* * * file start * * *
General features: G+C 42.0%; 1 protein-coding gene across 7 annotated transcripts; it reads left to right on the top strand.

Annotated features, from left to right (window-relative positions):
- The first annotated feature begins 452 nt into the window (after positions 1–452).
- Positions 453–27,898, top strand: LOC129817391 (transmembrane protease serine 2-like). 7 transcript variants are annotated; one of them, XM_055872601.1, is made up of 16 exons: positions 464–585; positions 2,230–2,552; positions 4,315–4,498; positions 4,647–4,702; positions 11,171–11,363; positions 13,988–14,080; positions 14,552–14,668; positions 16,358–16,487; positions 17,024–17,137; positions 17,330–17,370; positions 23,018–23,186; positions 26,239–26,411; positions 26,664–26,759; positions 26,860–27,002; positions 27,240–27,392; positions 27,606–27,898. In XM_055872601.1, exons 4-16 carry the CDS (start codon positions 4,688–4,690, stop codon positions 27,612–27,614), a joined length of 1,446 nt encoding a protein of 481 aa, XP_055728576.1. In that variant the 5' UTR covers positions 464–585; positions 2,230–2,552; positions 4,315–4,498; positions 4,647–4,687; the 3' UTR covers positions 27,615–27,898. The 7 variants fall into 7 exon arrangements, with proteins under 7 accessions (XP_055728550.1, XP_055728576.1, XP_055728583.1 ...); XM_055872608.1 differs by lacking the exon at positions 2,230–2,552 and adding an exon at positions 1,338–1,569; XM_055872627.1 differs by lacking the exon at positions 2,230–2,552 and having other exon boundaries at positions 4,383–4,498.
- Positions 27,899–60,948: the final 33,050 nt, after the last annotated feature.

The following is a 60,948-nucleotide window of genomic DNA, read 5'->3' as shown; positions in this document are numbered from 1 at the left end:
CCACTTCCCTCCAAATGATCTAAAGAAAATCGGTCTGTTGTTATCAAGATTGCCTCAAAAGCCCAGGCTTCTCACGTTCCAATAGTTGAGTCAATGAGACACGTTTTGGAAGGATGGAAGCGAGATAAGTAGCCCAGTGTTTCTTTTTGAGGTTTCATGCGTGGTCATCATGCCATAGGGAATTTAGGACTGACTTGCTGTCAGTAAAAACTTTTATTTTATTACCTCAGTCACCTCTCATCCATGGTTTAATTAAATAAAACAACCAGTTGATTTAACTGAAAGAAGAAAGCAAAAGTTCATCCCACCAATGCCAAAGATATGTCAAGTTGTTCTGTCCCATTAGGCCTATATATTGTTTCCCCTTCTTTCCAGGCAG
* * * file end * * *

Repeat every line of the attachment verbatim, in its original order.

General features: G+C 42.0%; 1 protein-coding gene across 7 annotated transcripts; it reads left to right on the top strand.

Annotated features, from left to right (window-relative positions):
- The first annotated feature begins 452 nt into the window (after positions 1–452).
- Positions 453–27,898, top strand: LOC129817391 (transmembrane protease serine 2-like). 7 transcript variants are annotated; one of them, XM_055872601.1, is made up of 16 exons: positions 464–585; positions 2,230–2,552; positions 4,315–4,498; positions 4,647–4,702; positions 11,171–11,363; positions 13,988–14,080; positions 14,552–14,668; positions 16,358–16,487; positions 17,024–17,137; positions 17,330–17,370; positions 23,018–23,186; positions 26,239–26,411; positions 26,664–26,759; positions 26,860–27,002; positions 27,240–27,392; positions 27,606–27,898. In XM_055872601.1, exons 4-16 carry the CDS (start codon positions 4,688–4,690, stop codon positions 27,612–27,614), a joined length of 1,446 nt encoding a protein of 481 aa, XP_055728576.1. In that variant the 5' UTR covers positions 464–585; positions 2,230–2,552; positions 4,315–4,498; positions 4,647–4,687; the 3' UTR covers positions 27,615–27,898. The 7 variants fall into 7 exon arrangements, with proteins under 7 accessions (XP_055728550.1, XP_055728576.1, XP_055728583.1 ...); XM_055872608.1 differs by lacking the exon at positions 2,230–2,552 and adding an exon at positions 1,338–1,569; XM_055872627.1 differs by lacking the exon at positions 2,230–2,552 and having other exon boundaries at positions 4,383–4,498.
- Positions 27,899–60,948: the final 33,050 nt, after the last annotated feature.

The following is a 60,948-nucleotide window of genomic DNA, read 5'->3' as shown; positions in this document are numbered from 1 at the left end:
CCACTTCCCTCCAAATGATCTAAAGAAAATCGGTCTGTTGTTATCAAGATTGCCTCAAAAGCCCAGGCTTCTCACGTTCCAATAGTTGAGTCAATGAGACACGTTTTGGAAGGATGGAAGCGAGATAAGTAGCCCAGTGTTTCTTTTTGAGGTTTCATGCGTGGTCATCATGCCATAGGGAATTTAGGACTGACTTGCTGTCAGTAAAAACTTTTATTTTATTACCTCAGTCACCTCTCATCCATGGTTTAATTAAATAAAACAACCAGTTGATTTAACTGAAAGAAGAAAGCAAAAGTTCATCCCACCAATGCCAAAGATATGTCAAGTTGTTCTGTCCCATTAGGCCTATATATTGTTTCCCCTTCTTTCCAGGCAG